Close this search box.

Habitat for Humanity Partners with Franklin County Redevelopment Authority

Habitat for Humanity of Franklin County is pleased to announce a partnership with the Franklin County Redevelopment Authority. Volunteers have begun rehabbing the existing house located at 231 Highland Ave in Waynesboro, PA. The home, recently purchased by Habitat, was made possible in part from a grant from the Redevelopment Authority in the amount of $40,000. The gift follows months of discussion and searching for just the right property. “Habitat began rehabbing existing homes in 2010 and we perceive this as fixing two problems at once.” notes Mark D. Story – Community Engagement Director for Habitat. He continues, “We express profound gratitude to the FCRDA for this partnership. Their support allows us to fast-forward this project and serve another hard-working family from the community.” Due to the extensive remodeling required, it is anticipated that the work will take a full 12 months thus providing plentiful volunteer opportunities. Patrick E. Fleagle, FCRDA board member and Waynesboro resident stated, “We are proud to partner with Habitat For Humanity of Franklin County and we look forward to continued support for this project in the Borough of Waynesboro.”

Homes Built on Partnerships

Habitat homes are true partnerships. It takes our entire community to build a house. The family that will be purchasing the home will invest more than 300 hours of “Sweat Equity” working on the house and other projects alongside the volunteers. Habitat for Humanity brings people together and builds Homes, Communities, and Hope, but more than a home, we build Strength, Stability, and Self-reliance.

About Habitat for Humanity of Franklin County: HFHFC was formed in 1994 and to date volunteers have built or rehabbed 52 homes in Franklin County. These homes are sold at no profit to moderate income families in Franklin County and financed with a zero % interest loan. This helps to achieve our vision of “A world where everyone has a decent place to live” and ensures there is adequate affordable housing stock in Franklin County for everyone to live, work, worship, and play. To learn how you can make a difference in our local community through Habitat contact the office at or 717-267-1899. The office is located at 1502 Lincoln Way East in Chambersburg.


Tammy Annette Robinson 1964-2024

For the past years, Tammy helped take care of her mother. She enjoyed watching game shows and listening to contemporary Christian music.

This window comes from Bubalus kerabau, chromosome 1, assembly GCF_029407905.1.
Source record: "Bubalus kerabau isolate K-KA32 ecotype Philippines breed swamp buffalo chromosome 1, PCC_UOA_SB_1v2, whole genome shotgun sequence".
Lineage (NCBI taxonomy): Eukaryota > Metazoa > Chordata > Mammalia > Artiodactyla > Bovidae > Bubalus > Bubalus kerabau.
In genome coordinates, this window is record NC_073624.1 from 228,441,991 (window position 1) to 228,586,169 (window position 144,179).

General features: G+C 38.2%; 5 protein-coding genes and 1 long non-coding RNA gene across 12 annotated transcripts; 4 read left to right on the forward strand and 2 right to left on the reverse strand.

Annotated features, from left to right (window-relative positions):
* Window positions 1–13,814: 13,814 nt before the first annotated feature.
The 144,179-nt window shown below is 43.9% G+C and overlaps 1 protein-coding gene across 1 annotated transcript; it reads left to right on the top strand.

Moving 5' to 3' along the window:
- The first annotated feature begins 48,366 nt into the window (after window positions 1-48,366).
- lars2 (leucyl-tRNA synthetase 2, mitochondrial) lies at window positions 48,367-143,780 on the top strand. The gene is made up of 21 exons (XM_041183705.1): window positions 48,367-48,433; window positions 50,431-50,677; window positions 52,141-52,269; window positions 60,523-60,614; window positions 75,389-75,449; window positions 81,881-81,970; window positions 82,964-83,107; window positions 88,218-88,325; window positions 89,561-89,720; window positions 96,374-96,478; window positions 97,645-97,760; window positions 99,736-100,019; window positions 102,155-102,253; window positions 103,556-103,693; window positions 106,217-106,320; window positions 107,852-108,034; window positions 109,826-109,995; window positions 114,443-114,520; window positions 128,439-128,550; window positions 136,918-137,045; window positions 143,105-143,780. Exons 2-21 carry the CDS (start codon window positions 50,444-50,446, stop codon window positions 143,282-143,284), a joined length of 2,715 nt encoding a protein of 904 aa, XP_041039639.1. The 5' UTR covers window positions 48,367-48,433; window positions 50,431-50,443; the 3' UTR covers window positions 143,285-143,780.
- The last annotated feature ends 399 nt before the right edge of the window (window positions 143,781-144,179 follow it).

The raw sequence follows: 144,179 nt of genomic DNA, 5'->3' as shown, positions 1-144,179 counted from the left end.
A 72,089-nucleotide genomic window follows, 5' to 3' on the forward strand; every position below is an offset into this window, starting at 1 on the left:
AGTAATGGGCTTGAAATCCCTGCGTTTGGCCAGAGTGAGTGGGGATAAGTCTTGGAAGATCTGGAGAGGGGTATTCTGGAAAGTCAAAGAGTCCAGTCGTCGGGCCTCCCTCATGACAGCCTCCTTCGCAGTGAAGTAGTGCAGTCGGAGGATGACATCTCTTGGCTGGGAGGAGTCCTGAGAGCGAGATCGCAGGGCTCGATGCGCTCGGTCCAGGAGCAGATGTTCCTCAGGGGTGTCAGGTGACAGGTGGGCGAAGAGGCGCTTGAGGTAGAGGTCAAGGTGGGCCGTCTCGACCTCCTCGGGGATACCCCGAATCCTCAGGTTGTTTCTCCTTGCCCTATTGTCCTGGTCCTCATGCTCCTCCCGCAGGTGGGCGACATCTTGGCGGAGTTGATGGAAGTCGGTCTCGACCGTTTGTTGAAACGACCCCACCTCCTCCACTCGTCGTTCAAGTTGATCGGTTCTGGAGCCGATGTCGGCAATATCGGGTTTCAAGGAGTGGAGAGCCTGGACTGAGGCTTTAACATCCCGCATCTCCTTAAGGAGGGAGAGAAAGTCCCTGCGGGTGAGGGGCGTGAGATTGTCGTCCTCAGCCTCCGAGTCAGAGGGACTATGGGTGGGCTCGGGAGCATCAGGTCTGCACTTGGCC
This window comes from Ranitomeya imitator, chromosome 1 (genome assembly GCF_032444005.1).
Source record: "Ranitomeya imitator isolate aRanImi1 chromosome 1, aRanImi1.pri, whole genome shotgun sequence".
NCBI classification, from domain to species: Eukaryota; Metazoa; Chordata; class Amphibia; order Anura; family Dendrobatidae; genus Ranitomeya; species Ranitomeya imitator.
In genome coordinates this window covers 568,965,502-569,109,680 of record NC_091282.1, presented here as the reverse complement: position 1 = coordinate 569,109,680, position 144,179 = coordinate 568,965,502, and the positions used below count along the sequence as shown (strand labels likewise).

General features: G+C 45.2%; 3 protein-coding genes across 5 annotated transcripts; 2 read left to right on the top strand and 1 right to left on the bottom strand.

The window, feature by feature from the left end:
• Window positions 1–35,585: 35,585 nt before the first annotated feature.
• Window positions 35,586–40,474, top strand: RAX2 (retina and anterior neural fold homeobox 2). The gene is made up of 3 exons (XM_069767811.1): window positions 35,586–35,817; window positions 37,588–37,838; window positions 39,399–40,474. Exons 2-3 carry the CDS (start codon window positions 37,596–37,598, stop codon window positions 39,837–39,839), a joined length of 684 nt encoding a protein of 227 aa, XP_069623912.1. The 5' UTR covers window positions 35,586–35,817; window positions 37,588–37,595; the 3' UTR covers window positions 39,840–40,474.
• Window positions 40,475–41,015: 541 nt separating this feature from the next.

Robert William Gordon 1947-2024

Born August 18, 1947, a son of the late Merrill R. and Goldie E. Kotzmoyer Gordon, Bob liked to hunt and fish, and loved spending time with his family.

Janice Mae Keller 1938-2024

Janice always enjoyed shopping trips with her children and always used that opportunity to stop at her favorite restaurant, Olive Garden.

Ethel R. Smith 1935-2024

Ethel was a very loving and caring woman. She will always be remembered and cherished as a loving wife, mother, grandmother, and friend.

Sharon M. Matthews 1951-2024

Sharon enjoyed game shows on TV, mostly Wheel of Fortune. She also liked watching the Food Network and talk about what they made.

Ralph V. Foltz 1928-2024

Ralph enjoyed hunting, telling stories, and traveling around the United States on bus trips, alongside his wife Lois.

Who We Are

The Franklin County Free Press, established by Vicky Taylor in 2019, emerged as a beacon of local journalism for the residents of Franklin County. Under Vicky's leadership, it quickly became an essential source of news, particularly at a time when major newspaper publications were increasingly overlooking local coverage.

On January 1, 2022, the torch was passed to Nathan Neil and his firm, Neil Publishing, LLC. Neil, a local entrepreneur with multiple thriving businesses in Chambersburg, shares Vicky's fervent commitment to both the community and the world of local journalism.

Rooted in the heart of Franklin County and powered by its residents, the Franklin County Free Press continues to bridge the gap, ensuring that the local stories, events, and issues that matter most to the community remain in the spotlight.